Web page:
It has been full on here in Tennessee. I am a finish carpenter and have been making hay while the sun is out so to speak. But this jello has been a good one to have in the fridge. Especially in the southern heat. I will bring some with me to work in my cooler and the tartness of the hibiscus is so bright and cool when the air is thick and the sun is hot. The fat of the coconut milk fills me up too. It has become a really nice and refreshing snack for the work day. This recipe uses a hibiscus concentrate which is really easy to make. You’ll have some left over if you follow my recipe, and that is a beautiful thing. You can add it to sparkling water, dilute it and drink it as is, cold or hot, or anything else you can dream up that needs that hibiscus magic. That dark rich color of this hibiscus is truly stunning.
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- 1 can organic full fat coconut milk
- 1 cans worth hibiscus concentrate
- ¼ cup honey
- ¼ cup gelatin
- 1 pinch of sea salt
Instructions — Hibiscus Concentrate
- To make the hibiscus concentrate, place 1 cup of hibiscus in 1 quart of water and simmer on low for 10 minutes.
- Remove from heat. Allow to steep and cool for at least 10 minutes.
- Strain out hibiscus. Your hibiscus concentrate is now ready to use. Store in a jar in the fridge.
Instructions — Jello
- In a mixing bowl add 1 can or organic full fat coconut milk.
- Use coconut milk can to measure one cans worth of hibiscus concentrate and add to the mixing bowl.
- Add a pinch of sea salt to the bowl.
- Add ¼ cup of honey to the hibiscus coconut mixture.
- I found that ¼ cup of honey gave it a pleasant sweetness without making it seem like a dessert, you might want to add more if you want a sweeter jello, I think children might appreciate a little more sweetness. The mixture is now ready to set with gelatin.
- Bloom ¼ cup of gelatin with about ⅓ cup water. Be sure to hydrate it all to avoid clumps later.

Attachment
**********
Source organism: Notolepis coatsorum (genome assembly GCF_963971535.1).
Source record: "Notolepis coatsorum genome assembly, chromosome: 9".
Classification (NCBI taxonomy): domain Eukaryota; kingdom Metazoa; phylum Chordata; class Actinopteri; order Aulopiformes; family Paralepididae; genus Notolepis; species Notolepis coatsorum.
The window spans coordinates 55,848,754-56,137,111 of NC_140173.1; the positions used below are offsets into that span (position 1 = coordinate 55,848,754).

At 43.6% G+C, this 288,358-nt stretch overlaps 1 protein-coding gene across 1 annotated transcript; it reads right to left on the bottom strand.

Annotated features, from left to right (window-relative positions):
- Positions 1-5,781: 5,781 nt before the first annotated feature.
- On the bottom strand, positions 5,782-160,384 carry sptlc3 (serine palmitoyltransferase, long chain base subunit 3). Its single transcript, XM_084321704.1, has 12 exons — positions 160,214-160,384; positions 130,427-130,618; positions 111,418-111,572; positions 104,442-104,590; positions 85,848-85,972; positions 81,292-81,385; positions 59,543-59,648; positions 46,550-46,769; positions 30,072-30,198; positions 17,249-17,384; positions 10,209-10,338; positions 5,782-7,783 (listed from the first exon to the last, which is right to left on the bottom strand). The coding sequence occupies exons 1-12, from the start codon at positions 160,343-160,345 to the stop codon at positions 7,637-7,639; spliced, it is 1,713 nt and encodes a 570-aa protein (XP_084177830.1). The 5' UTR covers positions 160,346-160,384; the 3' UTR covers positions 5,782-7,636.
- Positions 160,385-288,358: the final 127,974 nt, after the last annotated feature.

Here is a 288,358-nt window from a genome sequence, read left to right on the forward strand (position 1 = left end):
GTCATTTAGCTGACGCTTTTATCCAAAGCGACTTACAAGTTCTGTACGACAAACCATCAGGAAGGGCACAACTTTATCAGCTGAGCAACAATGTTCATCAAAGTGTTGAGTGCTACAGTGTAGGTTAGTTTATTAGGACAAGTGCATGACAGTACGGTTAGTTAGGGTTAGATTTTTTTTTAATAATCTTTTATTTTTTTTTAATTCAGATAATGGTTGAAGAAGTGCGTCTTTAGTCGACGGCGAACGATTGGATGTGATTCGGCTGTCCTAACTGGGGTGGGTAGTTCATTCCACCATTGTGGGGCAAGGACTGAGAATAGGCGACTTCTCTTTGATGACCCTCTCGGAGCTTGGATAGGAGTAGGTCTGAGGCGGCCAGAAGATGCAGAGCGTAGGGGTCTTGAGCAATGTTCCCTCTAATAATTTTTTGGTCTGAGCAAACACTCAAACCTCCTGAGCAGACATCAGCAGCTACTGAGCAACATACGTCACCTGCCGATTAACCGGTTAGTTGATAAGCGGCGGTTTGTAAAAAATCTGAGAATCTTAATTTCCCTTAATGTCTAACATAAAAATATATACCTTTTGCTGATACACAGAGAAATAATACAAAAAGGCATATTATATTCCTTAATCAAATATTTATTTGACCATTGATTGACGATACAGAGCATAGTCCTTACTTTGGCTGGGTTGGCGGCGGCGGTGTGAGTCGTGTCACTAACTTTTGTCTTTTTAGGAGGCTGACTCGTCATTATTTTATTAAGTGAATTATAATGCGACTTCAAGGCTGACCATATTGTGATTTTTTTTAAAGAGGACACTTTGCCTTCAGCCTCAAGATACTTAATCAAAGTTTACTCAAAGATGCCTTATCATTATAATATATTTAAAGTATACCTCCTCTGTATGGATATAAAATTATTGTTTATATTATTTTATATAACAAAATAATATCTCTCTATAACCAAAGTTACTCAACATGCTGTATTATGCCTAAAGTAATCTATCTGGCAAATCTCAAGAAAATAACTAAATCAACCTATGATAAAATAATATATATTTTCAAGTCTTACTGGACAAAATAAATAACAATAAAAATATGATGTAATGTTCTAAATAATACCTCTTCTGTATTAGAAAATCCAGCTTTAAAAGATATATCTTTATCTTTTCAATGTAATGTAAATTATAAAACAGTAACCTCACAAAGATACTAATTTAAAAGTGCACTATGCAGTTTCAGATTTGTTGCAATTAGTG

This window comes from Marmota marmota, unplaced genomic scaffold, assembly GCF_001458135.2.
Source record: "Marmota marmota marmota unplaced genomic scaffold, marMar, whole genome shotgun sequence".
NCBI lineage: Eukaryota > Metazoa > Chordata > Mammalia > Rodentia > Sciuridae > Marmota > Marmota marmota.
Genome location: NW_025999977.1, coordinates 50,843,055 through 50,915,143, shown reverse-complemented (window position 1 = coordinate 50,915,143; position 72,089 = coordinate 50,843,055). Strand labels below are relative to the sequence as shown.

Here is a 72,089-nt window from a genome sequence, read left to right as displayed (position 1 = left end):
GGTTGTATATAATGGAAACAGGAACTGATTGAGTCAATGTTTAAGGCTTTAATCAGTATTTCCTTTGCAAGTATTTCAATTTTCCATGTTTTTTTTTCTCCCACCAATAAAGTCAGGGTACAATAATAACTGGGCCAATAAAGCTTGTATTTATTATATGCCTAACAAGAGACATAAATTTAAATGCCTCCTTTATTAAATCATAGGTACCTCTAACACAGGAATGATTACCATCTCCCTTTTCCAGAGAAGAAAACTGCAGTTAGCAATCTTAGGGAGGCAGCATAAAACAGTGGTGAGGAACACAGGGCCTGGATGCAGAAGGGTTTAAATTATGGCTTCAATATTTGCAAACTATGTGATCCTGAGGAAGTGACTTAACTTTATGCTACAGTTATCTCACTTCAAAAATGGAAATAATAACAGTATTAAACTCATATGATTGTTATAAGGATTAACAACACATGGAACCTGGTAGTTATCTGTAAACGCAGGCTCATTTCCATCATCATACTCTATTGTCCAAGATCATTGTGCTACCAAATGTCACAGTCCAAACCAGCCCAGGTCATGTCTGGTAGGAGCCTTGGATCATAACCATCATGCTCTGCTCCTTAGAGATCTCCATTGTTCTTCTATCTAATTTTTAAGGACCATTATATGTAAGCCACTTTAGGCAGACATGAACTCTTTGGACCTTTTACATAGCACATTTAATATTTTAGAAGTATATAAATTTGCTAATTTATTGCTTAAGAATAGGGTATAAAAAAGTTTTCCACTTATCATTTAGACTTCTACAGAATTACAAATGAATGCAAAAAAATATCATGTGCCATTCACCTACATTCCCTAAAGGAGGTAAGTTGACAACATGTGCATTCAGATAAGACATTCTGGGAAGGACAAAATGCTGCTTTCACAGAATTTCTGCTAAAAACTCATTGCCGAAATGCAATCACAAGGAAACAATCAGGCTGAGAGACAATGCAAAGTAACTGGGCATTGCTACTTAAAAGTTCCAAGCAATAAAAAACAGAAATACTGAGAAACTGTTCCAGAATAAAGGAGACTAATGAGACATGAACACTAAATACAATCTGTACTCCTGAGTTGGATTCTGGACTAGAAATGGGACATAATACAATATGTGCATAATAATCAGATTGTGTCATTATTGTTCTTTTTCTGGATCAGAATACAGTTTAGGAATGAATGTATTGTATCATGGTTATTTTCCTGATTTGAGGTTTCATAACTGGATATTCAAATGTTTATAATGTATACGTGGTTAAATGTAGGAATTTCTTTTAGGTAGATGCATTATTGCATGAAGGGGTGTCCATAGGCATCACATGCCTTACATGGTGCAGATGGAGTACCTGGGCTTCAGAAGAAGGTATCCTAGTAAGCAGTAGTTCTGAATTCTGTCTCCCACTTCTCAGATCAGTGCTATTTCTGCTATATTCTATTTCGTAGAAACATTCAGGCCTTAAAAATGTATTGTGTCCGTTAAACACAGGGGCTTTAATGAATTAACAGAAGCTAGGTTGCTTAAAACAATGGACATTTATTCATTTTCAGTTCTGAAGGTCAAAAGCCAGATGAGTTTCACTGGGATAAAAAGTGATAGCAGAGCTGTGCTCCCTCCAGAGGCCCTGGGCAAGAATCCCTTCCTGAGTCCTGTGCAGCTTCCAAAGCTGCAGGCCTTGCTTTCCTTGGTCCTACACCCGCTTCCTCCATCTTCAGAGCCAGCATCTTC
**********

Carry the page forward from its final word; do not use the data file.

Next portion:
- Once bloomed add about ⅔ cup boiling water and mix thoroughly. It should all dissolve nicely into the hot water but it might take a bit of stirring. You’ll end up with about 1 ¼ cup gelatin mixture give or take. (I prefer to use gelatin this way to ensure that there are no clumps and it also allows me to set things like raw milk and fermented foods without heating them.)
- Once all the gelatin is dissolved add it to your coconut hibiscus mixture and stir really well. Pour into your mold and let set in the fridge. I have been repurposing a bundt cake pan for a lot of my jellos and think it makes them look beautiful.
- To release your jello from the mold all you have to do is fill your sink with hot water and dunk the bottom of your mold in the hot water briefly until the jello releases. f you let it sit too long in the hot water it can liquify the jello, so be careful not to dip it too long.
- Once the jello is released from the mold with the hot water, place a plate or platter on top of the mold and flip both over at the same time.
- Remove the mold and admire your beautiful jello!
- You might be tempted to try this with dairy instead of coconut milk as any good Weston A. Price Foundation follower might want to do. And if you do that it will curdle your milk. Hibiscus is acidic enough to curdle your dairy and even possibly your coconut milk, though it’s a lot less likely to curdle your coconut milk. I’ve had a couple of batches curdle a little bit with the coconut milk and they still turned out beautifully and were delicious.